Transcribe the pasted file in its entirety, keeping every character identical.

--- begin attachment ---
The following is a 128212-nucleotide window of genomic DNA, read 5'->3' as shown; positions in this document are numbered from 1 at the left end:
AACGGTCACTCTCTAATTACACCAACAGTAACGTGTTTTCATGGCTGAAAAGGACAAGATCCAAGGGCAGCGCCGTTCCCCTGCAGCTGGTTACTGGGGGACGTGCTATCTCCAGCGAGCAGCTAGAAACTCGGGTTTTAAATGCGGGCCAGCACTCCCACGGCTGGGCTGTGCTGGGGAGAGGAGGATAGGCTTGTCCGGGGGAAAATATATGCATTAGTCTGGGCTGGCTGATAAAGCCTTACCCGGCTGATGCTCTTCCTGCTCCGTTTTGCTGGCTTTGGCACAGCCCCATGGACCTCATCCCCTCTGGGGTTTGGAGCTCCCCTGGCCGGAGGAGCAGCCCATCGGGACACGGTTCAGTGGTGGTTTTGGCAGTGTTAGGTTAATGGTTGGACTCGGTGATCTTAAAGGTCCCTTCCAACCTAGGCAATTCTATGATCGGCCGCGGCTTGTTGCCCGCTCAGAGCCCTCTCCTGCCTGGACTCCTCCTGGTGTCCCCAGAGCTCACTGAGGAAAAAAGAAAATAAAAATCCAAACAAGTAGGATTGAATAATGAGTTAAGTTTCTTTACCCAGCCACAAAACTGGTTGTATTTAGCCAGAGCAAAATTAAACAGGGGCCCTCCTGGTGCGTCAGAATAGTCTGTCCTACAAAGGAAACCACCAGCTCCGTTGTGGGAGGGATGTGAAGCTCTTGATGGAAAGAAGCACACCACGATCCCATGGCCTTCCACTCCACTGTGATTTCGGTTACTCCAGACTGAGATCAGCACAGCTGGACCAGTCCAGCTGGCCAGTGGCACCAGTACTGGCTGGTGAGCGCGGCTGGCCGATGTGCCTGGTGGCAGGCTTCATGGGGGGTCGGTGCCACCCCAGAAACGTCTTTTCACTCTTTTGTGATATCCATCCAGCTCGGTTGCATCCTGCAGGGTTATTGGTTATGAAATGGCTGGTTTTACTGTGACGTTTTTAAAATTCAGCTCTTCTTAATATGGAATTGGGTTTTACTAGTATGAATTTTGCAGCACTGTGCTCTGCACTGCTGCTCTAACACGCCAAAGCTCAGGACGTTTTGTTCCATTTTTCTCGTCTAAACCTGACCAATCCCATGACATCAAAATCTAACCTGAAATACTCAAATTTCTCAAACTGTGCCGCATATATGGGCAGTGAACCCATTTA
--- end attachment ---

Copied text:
The following is a 128212-nucleotide window of genomic DNA, read 5'->3' as shown; positions in this document are numbered from 1 at the left end:
AACGGTCACTCTCTAATTACACCAACAGTAACGTGTTTTCATGGCTGAAAAGGACAAGATCCAAGGGCAGCGCCGTTCCCCTGCAGCTGGTTACTGGGGGACGTGCTATCTCCAGCGAGCAGCTAGAAACTCGGGTTTTAAATGCGGGCCAGCACTCCCACGGCTGGGCTGTGCTGGGGAGAGGAGGATAGGCTTGTCCGGGGGAAAATATATGCATTAGTCTGGGCTGGCTGATAAAGCCTTACCCGGCTGATGCTCTTCCTGCTCCGTTTTGCTGGCTTTGGCACAGCCCCATGGACCTCATCCCCTCTGGGGTTTGGAGCTCCCCTGGCCGGAGGAGCAGCCCATCGGGACACGGTTCAGTGGTGGTTTTGGCAGTGTTAGGTTAATGGTTGGACTCGGTGATCTTAAAGGTCCCTTCCAACCTAGGCAATTCTATGATCGGCCGCGGCTTGTTGCCCGCTCAGAGCCCTCTCCTGCCTGGACTCCTCCTGGTGTCCCCAGAGCTCACTGAGGAAAAAAGAAAATAAAAATCCAAACAAGTAGGATTGAATAATGAGTTAAGTTTCTTTACCCAGCCACAAAACTGGTTGTATTTAGCCAGAGCAAAATTAAACAGGGGCCCTCCTGGTGCGTCAGAATAGTCTGTCCTACAAAGGAAACCACCAGCTCCGTTGTGGGAGGGATGTGAAGCTCTTGATGGAAAGAAGCACACCACGATCCCATGGCCTTCCACTCCACTGTGATTTCGGTTACTCCAGACTGAGATCAGCACAGCTGGACCAGTCCAGCTGGCCAGTGGCACCAGTACTGGCTGGTGAGCGCGGCTGGCCGATGTGCCTGGTGGCAGGCTTCATGGGGGGTCGGTGCCACCCCAGAAACGTCTTTTCACTCTTTTGTGATATCCATCCAGCTCGGTTGCATCCTGCAGGGTTATTGGTTATGAAATGGCTGGTTTTACTGTGACGTTTTTAAAATTCAGCTCTTCTTAATATGGAATTGGGTTTTACTAGTATGAATTTTGCAGCACTGTGCTCTGCACTGCTGCTCTAACACGCCAAAGCTCAGGACGTTTTGTTCCATTTTTCTCGTCTAAACCTGACCAATCCCATGACATCAAAATCTAACCTGAAATACTCAAATTTCTCAAACTGTGCCGCATATATGGGCAGTGAACCCATTTA